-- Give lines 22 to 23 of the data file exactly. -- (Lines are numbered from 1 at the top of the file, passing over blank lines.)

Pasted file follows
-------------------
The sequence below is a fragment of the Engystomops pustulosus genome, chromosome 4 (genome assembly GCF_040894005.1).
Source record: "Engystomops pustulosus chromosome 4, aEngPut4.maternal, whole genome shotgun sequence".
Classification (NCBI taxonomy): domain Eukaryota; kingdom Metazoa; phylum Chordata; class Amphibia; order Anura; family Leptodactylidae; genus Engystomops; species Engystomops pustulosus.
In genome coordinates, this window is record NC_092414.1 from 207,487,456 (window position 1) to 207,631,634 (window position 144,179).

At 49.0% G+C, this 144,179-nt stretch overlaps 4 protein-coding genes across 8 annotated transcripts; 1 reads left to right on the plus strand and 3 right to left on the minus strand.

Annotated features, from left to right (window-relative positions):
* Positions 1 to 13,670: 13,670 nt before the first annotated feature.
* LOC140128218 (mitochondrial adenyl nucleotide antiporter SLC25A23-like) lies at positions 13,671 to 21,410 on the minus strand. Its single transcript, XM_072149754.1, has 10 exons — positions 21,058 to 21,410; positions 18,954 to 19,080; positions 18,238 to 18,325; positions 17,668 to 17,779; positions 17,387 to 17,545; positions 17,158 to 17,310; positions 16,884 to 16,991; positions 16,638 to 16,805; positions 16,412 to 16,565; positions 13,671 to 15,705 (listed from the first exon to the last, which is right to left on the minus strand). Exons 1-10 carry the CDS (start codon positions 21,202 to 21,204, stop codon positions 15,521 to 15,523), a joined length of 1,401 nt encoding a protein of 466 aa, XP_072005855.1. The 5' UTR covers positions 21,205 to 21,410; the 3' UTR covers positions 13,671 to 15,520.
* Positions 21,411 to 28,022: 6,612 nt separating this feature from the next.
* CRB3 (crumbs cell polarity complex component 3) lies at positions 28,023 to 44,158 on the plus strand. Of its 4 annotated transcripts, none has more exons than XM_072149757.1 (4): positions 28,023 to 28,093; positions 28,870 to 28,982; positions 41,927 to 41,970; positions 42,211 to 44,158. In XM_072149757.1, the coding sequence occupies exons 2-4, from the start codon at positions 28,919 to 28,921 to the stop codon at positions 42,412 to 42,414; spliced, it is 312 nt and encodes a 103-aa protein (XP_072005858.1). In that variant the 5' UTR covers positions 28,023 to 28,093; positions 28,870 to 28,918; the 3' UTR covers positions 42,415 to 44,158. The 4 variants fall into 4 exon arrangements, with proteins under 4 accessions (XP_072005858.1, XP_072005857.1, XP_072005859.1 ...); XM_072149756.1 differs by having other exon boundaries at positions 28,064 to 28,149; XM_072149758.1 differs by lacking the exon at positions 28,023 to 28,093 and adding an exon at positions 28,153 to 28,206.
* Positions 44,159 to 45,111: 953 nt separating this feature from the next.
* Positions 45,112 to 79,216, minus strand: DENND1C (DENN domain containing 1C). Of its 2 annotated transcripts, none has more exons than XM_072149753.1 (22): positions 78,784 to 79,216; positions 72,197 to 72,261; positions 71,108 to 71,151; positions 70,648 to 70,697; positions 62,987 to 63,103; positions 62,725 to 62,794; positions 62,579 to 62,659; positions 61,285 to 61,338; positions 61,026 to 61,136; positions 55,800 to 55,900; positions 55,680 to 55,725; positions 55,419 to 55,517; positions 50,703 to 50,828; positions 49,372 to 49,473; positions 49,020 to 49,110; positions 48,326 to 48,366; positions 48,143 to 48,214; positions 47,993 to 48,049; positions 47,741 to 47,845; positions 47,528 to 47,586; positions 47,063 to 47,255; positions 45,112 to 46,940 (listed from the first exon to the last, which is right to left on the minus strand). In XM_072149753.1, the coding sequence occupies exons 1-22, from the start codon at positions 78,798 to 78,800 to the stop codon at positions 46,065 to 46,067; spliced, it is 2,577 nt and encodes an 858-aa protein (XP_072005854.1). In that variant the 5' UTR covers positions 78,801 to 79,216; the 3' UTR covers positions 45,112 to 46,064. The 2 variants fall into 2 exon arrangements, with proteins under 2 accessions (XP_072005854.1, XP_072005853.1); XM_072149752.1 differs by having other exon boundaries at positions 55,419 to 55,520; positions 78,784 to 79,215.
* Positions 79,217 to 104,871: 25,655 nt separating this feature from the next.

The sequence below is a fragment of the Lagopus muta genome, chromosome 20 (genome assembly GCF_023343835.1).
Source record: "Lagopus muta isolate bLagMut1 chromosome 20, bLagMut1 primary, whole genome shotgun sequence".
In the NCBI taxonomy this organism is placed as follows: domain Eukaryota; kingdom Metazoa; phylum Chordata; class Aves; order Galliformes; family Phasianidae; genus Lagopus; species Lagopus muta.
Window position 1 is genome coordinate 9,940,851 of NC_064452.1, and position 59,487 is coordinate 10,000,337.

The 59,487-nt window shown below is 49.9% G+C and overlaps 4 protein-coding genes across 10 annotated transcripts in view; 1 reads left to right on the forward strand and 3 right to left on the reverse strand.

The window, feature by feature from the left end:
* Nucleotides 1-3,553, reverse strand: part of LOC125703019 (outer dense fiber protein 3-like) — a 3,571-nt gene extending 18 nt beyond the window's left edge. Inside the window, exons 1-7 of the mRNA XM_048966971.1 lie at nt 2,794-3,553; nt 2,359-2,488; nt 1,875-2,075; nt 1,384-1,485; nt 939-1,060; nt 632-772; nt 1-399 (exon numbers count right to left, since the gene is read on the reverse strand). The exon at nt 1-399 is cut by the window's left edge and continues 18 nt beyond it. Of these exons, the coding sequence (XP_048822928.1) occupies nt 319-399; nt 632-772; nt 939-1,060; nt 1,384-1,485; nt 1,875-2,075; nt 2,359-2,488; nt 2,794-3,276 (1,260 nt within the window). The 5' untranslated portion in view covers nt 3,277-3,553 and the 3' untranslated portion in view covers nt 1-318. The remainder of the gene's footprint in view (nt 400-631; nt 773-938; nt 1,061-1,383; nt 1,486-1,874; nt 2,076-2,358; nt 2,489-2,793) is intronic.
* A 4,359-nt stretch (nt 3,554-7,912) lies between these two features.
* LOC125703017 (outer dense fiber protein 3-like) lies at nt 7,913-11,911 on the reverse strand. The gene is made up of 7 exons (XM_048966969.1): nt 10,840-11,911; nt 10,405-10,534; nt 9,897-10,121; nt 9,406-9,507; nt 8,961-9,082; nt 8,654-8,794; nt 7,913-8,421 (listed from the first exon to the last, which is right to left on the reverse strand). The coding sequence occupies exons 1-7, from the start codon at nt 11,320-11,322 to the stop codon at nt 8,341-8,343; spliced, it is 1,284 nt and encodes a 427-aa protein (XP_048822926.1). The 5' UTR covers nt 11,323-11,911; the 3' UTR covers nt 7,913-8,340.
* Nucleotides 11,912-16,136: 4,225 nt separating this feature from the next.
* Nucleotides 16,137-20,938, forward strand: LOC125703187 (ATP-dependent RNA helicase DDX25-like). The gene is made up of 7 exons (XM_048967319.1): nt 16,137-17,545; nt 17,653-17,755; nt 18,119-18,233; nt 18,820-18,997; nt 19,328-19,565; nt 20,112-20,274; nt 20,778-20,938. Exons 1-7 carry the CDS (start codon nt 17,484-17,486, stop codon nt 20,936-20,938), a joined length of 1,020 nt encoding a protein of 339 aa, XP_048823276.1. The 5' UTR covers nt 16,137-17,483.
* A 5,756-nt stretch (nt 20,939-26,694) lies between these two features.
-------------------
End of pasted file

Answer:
* LOC125703017 (outer dense fiber protein 3-like) lies at nt 7,913-11,911 on the reverse strand. The gene is made up of 7 exons (XM_048966969.1): nt 10,840-11,911; nt 10,405-10,534; nt 9,897-10,121; nt 9,406-9,507; nt 8,961-9,082; nt 8,654-8,794; nt 7,913-8,421 (listed from the first exon to the last, which is right to left on the reverse strand). The coding sequence occupies exons 1-7, from the start codon at nt 11,320-11,322 to the stop codon at nt 8,341-8,343; spliced, it is 1,284 nt and encodes a 427-aa protein (XP_048822926.1). The 5' UTR covers nt 11,323-11,911; the 3' UTR covers nt 7,913-8,340.
* Nucleotides 11,912-16,136: 4,225 nt separating this feature from the next.